Friday, 7 October 2011

Notice anything?

One of the 40 or so chess boards on each
 Grand Central train
On the way back from London to Halifax aboard a Grand Central train last Sunday night I was pleased to see that all the table tops had chess boards printed on them. “A great idea,” I thought, “to help bored travellers while away the interminable delays: a nice game of chess”. Then I looked more closely and laughed out loud. The boards were printed the wrong way round thus rendering them completely useless – unless you like playing at a 90° angle. Hilarious!

It wasn’t all that long ago that John Kerrane told me he’d had a similar problem with boards printed on table tops at a school he teaches chess at. It’s ironic isn’t it that when an organisation spends a little money on creating facilities for our great game they fail so miserably with the practicalities of getting the board the right way round.

Over at the “Chess Curiosities” website this was a favourite subject of Tim Krabbé who collected many instances of the work of a group he conspiratorially called the “dark-right-hand-corner-square-mafia”. See “Open Chess Diary” entries 259, 83, 51 and 30 for many more tragic-comic tales of chess boards displayed incorrectly. Perhaps we should revert back to the board that was used for “Shatranj”, the precursor to our modern game, in the Middle-East, which had no coloured squares on it at all.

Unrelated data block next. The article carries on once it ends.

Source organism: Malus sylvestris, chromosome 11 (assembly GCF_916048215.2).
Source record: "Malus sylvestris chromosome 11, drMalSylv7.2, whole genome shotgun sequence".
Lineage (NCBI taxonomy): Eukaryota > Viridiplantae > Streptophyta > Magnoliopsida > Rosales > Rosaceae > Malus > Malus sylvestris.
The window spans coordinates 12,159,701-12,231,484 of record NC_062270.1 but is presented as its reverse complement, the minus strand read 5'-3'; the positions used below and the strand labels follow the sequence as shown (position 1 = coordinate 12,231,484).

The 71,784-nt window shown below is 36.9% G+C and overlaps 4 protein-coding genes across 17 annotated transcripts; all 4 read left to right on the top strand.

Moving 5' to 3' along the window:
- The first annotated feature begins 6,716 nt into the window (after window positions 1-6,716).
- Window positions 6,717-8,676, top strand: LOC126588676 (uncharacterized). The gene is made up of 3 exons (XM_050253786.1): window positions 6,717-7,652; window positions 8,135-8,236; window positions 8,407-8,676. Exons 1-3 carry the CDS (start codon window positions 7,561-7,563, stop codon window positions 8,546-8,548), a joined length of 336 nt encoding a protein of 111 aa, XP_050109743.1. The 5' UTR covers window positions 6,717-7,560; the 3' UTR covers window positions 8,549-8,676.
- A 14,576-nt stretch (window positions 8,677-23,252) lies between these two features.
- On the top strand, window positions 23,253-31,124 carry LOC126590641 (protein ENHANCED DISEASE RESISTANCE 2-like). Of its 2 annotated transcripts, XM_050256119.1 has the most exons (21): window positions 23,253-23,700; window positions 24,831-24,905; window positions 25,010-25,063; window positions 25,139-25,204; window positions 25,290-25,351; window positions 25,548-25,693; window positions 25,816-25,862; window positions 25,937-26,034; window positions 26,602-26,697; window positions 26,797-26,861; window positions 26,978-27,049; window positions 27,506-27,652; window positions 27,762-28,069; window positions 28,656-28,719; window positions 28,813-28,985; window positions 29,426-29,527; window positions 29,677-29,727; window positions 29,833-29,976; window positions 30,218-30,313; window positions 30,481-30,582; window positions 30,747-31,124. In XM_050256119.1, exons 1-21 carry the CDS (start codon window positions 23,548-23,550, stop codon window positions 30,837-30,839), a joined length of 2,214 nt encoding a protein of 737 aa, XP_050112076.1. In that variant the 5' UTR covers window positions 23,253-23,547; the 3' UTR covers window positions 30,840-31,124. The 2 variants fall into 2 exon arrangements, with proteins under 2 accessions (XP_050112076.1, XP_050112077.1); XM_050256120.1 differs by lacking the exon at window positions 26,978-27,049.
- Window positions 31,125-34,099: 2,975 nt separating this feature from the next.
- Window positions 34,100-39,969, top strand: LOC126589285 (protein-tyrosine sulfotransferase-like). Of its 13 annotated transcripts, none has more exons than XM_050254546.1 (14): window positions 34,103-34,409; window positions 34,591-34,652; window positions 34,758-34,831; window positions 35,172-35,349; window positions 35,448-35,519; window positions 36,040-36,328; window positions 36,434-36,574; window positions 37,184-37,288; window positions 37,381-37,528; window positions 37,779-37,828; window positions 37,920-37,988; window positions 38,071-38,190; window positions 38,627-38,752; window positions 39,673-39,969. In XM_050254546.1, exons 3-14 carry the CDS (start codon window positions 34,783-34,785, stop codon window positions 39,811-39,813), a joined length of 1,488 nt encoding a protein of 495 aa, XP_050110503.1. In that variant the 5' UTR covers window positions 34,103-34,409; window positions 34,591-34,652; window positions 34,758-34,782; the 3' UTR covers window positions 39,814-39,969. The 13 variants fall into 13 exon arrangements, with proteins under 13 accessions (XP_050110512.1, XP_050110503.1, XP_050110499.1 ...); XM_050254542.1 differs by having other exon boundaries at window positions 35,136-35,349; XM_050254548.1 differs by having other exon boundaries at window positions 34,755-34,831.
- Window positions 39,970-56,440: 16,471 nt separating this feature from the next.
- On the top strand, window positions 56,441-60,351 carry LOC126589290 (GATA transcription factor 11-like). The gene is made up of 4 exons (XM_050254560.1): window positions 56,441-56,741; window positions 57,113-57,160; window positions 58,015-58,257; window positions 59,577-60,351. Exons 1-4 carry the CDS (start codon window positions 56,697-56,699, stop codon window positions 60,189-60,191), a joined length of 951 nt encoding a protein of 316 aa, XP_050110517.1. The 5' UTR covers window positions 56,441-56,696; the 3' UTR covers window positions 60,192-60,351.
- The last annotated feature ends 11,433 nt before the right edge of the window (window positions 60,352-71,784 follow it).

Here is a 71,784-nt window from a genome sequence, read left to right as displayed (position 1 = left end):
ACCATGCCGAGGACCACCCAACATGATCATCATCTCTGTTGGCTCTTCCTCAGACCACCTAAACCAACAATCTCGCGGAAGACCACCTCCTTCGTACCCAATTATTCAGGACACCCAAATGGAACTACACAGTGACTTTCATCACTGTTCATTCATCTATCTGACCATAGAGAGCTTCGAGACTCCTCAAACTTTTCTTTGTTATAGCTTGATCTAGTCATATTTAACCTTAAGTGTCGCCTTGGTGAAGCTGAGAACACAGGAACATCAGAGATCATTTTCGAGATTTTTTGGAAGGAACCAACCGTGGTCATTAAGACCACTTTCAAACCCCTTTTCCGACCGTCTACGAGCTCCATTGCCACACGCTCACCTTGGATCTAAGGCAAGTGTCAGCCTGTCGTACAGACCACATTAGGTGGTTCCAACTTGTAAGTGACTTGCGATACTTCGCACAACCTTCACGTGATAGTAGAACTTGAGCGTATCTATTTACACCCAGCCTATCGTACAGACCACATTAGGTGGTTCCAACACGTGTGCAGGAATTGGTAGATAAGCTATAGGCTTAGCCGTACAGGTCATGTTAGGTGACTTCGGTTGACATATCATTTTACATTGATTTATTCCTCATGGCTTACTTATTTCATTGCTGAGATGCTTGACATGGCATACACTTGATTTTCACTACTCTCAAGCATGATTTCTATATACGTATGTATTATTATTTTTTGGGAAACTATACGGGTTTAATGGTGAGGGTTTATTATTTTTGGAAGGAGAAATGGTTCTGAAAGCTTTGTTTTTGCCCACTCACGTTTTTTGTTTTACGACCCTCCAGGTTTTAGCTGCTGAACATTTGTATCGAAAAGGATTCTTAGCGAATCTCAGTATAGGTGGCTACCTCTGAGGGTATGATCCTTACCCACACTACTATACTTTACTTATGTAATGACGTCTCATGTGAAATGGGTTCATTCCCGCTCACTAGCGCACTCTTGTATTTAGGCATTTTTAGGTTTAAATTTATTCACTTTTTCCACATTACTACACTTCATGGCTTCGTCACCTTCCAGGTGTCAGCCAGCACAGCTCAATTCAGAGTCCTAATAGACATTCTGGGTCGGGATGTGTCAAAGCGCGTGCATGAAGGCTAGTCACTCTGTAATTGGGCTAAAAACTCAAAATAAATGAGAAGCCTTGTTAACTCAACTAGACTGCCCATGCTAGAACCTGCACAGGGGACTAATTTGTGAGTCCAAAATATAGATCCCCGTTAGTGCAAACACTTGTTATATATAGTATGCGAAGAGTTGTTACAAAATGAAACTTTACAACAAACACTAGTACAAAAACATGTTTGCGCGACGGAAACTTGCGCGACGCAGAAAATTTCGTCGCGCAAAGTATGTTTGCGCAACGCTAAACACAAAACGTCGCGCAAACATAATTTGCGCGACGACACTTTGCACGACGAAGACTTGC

5 comments:

Gorney said...

In the picture shown, set up the black pieces with h1 as a black square, and let black move first as if they were white. Problem solved.

Gorney said...

I mean, set up the black pieces as if they were white. With the black king on e1 but a1 = light square and h1 = black square, with black to move first.

Intermezzo said...

I fear Gorney that your own confusion over the best way to handle this erroneous board coordination merely highlights the nature of the challenge! :)

Pete said...

I'm glad someone else objects to this want of care. It no longer surprises me how frequently, when you see a chess board set up in a film, etc., the producer hasn't bothered to get it the right way round.

I wonder whether they'd view so carelessly a soccer match, say, using hockey goals.

Intermezzo said...

I'm with you all the way on that one Pete!